If major surgery awaits you, consider yourself a candidate for a respiratory infection or breathing problem in the days that follow–especially, according to the American College of Physicians, if you are 60 or older, if the surgery involves general anesthesia or takes more than three hours, or if you have congestive heart failure. The risk of a postop respiratory problem has been reported to reach 88 percent. That's a number that will make you catch your breath.
The problem is that after surgery, when you're in pain or doped up and lying on your back, even breathing becomes an effort, so you tend to take regular, shallow breaths–no sighs or deep yawns to stretch and expand the lungs fully. Your diaphragm may not feel like cooperating, either. Mucus, which can harbor infectious bugs, isn't cleared out effectively.
But there's a way to fix this. Last fall a group of Dutch researchers reported in the Journal of the American Medical Association that two weeks of breathing exercises before heart bypass surgery halved the rate of postop respiratory complications in a group of high-risk patients relative to a similar second group that didn't get the training. Their incidence of pneumonia was slashed by 60 percent, and they spent an average of a day less in the hospital. The patients practiced inhaling, learning in 20-minute sessions to inhale steadily and deeply with the help of an incentive spirometer that showed how well they were doing by how high they could make a ball or cylinder rise inside a chamber. They were also tutored in coughing and deep breathing. To the amazement of JAMA readers who wrote in with questions, not a single patient dropped out.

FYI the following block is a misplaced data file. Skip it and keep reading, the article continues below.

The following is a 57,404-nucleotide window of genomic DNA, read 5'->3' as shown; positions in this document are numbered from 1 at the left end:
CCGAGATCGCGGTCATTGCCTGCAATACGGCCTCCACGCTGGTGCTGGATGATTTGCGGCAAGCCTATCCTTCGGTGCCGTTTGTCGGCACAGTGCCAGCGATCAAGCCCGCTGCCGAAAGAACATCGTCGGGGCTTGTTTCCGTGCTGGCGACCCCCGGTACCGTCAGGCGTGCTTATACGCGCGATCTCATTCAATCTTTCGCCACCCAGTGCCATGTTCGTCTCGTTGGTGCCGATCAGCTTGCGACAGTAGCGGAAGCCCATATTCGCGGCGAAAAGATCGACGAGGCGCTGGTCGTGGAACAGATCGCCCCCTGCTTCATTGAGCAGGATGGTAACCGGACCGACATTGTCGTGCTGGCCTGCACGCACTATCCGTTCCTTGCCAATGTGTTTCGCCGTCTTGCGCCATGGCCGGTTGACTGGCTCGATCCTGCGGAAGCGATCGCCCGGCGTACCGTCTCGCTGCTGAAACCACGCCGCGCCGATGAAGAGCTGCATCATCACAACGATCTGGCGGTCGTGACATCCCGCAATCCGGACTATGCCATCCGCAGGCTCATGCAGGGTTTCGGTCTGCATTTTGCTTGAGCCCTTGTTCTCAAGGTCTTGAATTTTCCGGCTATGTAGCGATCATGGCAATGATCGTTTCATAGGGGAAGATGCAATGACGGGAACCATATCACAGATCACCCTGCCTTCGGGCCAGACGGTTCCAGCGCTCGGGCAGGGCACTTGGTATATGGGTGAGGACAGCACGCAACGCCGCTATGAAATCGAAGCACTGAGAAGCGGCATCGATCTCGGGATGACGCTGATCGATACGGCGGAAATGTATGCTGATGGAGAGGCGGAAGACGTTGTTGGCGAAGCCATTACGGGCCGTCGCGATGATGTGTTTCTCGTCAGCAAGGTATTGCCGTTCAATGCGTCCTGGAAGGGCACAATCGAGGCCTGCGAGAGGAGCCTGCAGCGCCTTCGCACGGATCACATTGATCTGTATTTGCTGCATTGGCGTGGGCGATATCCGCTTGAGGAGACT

The study was small, with a total of 279 patients. But the results were so promising that early next month, at the annual meeting in Vancouver of the World Confederation of Physical Therapy, a researcher at the University of Western Ontario will call for such training to become standard practice for all patients, high risk or otherwise, who face heart bypass surgery. "The evidence seems to say it works," says Tom Overend, an associate professor in the school of physical therapy who has conducted his own studies of such techniques. "It's called prehabilitation."
The hitch, Overend explains, is not clinical; it is time and resources. "It's difficult sometimes to see these people before surgery," he says. "Sometimes the first time is the day before." And there's the money question. In the JAMA study, the cost of the training came to 300 euros per patient, or about $400. In a rational health system, that expense would be set alongside the substantial savings from one less day of care and the many fewer cases of costly complications. Under the current system, though, who would pay for the training is one more argument to be put to administrators of Medicare and to private insurers. And hospitals profit from patients who develop complications.
You know, $400 sounds like a bargain to me. So much of one, in fact, that if I were going under the knife for major surgery and fell into any of the obvious risk categories, I'd consider paying for the training myself. If you're inclined that way, your primary-care doctor may be able to recommend a respiratory therapist. If not, the pulmonary department at a nearby hospital should have suggestions.